The Washington Post

For lawmakers traveling abroad, remember, appearances matter on the taxpayer’s dime

At the Great Wall of China, Reps. Aaron Schock and Kristi Noem do what Americans are wont to do. (Rep. Aaron Schock/ )

Practicing a little cultural diplomacy, Rep. Aaron Schock (R-Ill.) and Rep. Kristi Noem (R-S.D.) stopped to take a selfie (of course they did) on the Great Wall of China during their trip to Asia as part of a congressional delegation last week.

Schock posted the picture to his private Instagram account, with the caption “Great Wall selfie.” The picture shows them with their mouths wide open, conveying that “Hey, look at me!” expression popular in selfies.

Al Kamen, an award-winning columnist on the national staff of The Washington Post, created the “In the Loop” column in 1993. View Archive

The codel over spring break was led by House Majority Leader Eric Cantor (R-Va.). Also on the trip were Rep. Paul Ryan (R-Wis.), Rep. Mac Thornberry (R-Tex.), Rep. Patrick Meehan (R-Pa.). Kay Granger (R-Tex.), Paul Cook (R-Calif.) and Tulsi Gabbard (D-Hawaii). Gone a week, they visited Japan, South Korea and ended their trip in China.

While we admit it’d be difficult to imagine visiting China and not seeing the Great Wall, visiting these great wonders on the taxpayer dime is a no-no on the Loop’s “Guide to Codels” (see why below).

The lawmakers started their trip in Hawaii — they had to swing by to pick up their token Democrat, of course — where Schock fit in a little me-time in the Pacific. He posted a shirtless picture of himself surfing with the hashtag #icouldlivehere. (You’ll have to Google that one yourselves.)

Schock went on MSNBC’s “Morning Joe” on Monday morning, and co-host Mika Brzezinski derided him for posting a picture in which he looks more sex symbol than serious legislator. She told the young congressman, “Other people have to post hot pictures of you, not you, okay?”

“I’ll keep that in mind, thanks,” Schock said.

Keeping up appearances

The Cantor codel, the week-long swing through Asia over Easter break, reminds us that it’s time to reprise and update the official In the Loop Guide to Codels.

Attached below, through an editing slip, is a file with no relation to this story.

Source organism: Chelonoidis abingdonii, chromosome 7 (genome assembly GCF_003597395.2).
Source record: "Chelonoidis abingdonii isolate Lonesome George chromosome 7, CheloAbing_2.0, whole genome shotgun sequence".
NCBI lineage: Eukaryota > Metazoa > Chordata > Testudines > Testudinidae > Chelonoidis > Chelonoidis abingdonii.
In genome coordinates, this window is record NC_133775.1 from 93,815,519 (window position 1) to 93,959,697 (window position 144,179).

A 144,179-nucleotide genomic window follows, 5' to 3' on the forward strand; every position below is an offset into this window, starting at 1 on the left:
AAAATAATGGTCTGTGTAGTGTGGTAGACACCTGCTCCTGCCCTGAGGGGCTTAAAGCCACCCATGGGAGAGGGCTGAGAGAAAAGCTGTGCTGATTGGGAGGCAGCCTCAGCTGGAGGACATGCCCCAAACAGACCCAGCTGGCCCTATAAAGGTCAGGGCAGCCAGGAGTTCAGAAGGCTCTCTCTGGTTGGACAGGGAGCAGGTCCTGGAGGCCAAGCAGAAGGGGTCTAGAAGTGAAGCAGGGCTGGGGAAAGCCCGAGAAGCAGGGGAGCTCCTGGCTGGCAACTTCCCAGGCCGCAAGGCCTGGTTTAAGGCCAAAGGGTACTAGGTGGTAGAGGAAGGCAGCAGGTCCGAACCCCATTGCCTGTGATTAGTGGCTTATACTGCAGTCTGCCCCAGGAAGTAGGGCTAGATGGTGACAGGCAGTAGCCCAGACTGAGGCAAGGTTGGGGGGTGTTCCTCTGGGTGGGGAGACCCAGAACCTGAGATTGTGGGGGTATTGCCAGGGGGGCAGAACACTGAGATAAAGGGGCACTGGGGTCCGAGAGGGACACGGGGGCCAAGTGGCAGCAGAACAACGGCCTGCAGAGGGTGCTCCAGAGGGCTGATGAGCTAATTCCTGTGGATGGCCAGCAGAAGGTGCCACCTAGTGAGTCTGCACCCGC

First published in 2007, the guide is designed to help lawmakers — and senior officials in theexecutive branch — resist the temptation to take a taxpayer-funded junket with that long-suffering spouse on a “fact-finding trip” to exotic places on a military jet. These trips are ultra-first-class, with all manner of pampering — even a doctor on board — and so the temptation is enormous.

The risk: Despite your absurd claims that “security” concerns require a secret itinerary, the press sometimes finds out where you’ve gone. This can lead to most unwelcome publicity.

So, for travelers who want to avoid snarky press coverage, we offer the following.

Rule 1: Try to travel to places that have a direct relationship to important foreign policy issues. In addition to such places as Pakistan, India, China and Russia, this would include war-torn African countries, the Gaza Strip, Syria and eastern Ukraine.

Note: Voters are becoming wise to the shallowness of lawmakers doing quickie trips to Afghanistan, having pictures taken with the troops from their districts — troops rounded up specially for the occasion — and given guided tours so they can thump their chests and say, “I’ve been to Kabul.” Also easy to spot those quick trips to justify a slow return trip meandering through Europe.

Rule 2: Ditch the spouse. Spouses raise red flags for reporters. Reporters are no longer buying the dodge about spouses traveling “at no extra cost.” Understaffed embassy personnel have to schedule separate events and provide vans, maybe security, and guides and so forth for day trips, sightseeing and shopping. Given chronic understaffing at U.S. embassies, this is hardly what those folks need to be doing. (Cantor’s office says some spouses did tag along on the Asia voyage.)

Corollary: On a generic “meetings with foreign leaders” trip, avoid lingering. Spouses tend to lengthen trips, with evenings devoted to receptions and dinners — as opposed to meeting with dissidents in hiding, human rights advocates, harassed religious leaders and refugees.

Rule 3: Avoid going north in the summer or south in the winter. Never go anywhere in Italy, at any time, on the taxpayers’ dime. European travel in general, especially in the early fall or the spring, will raise eyebrows. Winter trips to the Caribbean are inherently suspect. (Transportation Department officials should avoid the annual Global Pontoon Safety Conference in Bali.)

Rule 4: Do not go to various wonders of the world: Petra, the pyramids, Machu Picchu, the Galapagos, Iguazu Falls, the Great Wall, the Taj Mahal, Angkor Wat or African game parks. (The Cantor delegation violated this rule, but we trust they spent a day at the 1,300-year-old wall to pick up useful lessons from early Chinese border-security efforts.)

Rule 5: Do not blow off intelligence briefings at the embassies. You are there, after all, to gather facts. Embassy folks may, or may not, have some.

Rule 6: Do not overload your military aircraft with the bargain booty — rugs, vases, golf clubs, artifacts and such — that you hope to sneak in without regular customs inspection.

— With Colby Itkowitz

The blog:
intheloop. Twitter: @InTheLoopWP.

Colby Itkowitz is the lead anchor of the Inspired Life blog. She previously covered the quirks of national politics and the federal government.

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